After a look at the evidence, one has to question if the North Korea missile failures are a result of American cyber sabotage. Rather it seems to be the fault of the North Koreans.

North Korean missiles have a bad reputation. In the 1980s, many of the Scud type missiles shipped by North Korea to Iran were poorly made and Iran even threatened to stop payments for them. They do not have the superior workmanship that the Soviets put into their Scud missiles.

As we look at the NK missile failures, it’s important to remember that the heart of North Korea’s liquid fueled missile program, the Scud propulsion system is hardy, and reliable. It was designed by the Russians to sit, fully fueled in a bunker for ten years and then be taken to a launch site by its mobile launcher and launched in minutes. Rather than rely upon fragile batteries and electronics like the American missiles, the Soviet Scud relies on a bank of compressed air and refrigerant tanks that power fuel pumps and start the engine. Electronics have little to do with starting a Scud rocket engine.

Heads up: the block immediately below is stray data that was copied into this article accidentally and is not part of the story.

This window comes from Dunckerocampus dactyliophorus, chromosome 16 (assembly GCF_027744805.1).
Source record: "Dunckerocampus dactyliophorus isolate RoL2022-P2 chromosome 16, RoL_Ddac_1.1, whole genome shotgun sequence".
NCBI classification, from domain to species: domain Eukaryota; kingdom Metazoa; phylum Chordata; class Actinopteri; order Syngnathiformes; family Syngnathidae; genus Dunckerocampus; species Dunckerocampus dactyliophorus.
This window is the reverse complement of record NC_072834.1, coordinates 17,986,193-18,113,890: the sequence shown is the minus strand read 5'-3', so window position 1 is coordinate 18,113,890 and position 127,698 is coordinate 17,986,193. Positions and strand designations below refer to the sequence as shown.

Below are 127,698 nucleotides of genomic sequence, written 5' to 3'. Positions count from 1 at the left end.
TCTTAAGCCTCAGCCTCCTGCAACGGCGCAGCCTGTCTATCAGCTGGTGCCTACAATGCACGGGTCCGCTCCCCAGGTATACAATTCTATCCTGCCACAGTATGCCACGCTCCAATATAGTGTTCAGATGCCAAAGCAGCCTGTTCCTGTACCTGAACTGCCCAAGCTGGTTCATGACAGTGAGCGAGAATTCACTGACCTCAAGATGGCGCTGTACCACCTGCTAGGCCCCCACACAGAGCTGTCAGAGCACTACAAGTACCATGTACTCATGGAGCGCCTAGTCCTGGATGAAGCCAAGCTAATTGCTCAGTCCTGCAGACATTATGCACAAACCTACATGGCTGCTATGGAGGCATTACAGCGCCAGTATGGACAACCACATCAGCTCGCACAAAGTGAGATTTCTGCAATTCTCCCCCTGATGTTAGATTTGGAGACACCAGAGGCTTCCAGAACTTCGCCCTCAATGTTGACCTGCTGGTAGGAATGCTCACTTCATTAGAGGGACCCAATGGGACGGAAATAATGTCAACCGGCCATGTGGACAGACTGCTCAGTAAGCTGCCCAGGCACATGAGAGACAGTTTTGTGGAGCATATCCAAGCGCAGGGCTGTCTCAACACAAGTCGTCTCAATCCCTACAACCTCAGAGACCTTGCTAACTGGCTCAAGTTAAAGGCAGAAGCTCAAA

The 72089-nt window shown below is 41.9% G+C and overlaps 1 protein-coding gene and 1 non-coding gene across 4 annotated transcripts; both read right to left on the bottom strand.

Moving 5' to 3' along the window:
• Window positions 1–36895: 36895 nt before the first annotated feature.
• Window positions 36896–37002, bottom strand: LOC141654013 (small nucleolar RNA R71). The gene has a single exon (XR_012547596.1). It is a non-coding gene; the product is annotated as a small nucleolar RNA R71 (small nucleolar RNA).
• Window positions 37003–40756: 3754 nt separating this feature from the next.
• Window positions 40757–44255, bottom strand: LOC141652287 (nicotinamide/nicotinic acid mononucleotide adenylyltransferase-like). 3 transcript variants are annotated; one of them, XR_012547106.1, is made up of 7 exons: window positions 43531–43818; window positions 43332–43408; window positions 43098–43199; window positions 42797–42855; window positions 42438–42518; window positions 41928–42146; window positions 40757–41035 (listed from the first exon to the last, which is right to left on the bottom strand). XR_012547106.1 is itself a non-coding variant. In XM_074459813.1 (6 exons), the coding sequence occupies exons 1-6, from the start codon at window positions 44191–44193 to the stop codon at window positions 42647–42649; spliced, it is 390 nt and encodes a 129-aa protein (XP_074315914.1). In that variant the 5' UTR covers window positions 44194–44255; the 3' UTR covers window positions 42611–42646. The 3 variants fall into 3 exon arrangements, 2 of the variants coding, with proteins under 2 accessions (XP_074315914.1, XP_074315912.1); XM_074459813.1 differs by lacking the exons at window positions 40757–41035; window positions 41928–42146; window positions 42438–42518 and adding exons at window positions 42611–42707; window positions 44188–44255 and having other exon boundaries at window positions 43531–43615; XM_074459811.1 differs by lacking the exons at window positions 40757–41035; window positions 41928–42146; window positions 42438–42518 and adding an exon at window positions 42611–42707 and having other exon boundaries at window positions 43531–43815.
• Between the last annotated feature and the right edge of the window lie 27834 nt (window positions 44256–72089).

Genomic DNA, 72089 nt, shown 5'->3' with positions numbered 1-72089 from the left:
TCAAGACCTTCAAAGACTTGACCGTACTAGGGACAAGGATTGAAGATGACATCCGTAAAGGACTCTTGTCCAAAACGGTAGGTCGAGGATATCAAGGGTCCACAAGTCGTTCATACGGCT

However, the missile failure on Saturday occurred in the first few seconds of flight – a time when the missile’s electronics would not have been in play. The more likely explanation is that the failure was due to the poor state of North Korean science, workmanship, and engineering.

If this was American cyber sabotage, it is more likely that the failure would always be in the same system. However, while this launch saw a failure right after launch, the April 5th launch saw the engines work, only to see what may have been a guidance system failure several minutes after launch.

The North Korean guidance system is probably immune to cyber sabotage or hacking. Although not much is known about it, most think there has been little advance on the original Scud guidance system, which is purely analog. The Scud guidance is based on the V2 system and relies on gyros. It is electric, but not electronic. The US could no more hack into such an old system than one could hack into a 1957 Buick or similar old car.

The North Korean Concept of R&D

There is nothing inherently unusual with a missile failure right after launch. It happened with the US, Russia, and other nations developing their own missile program. It has also happened with the Iranian missile program.

In the traditional missile program a failure leads to finding and correcting the problems. This cycle takes months to years, depending on the scope of the problem.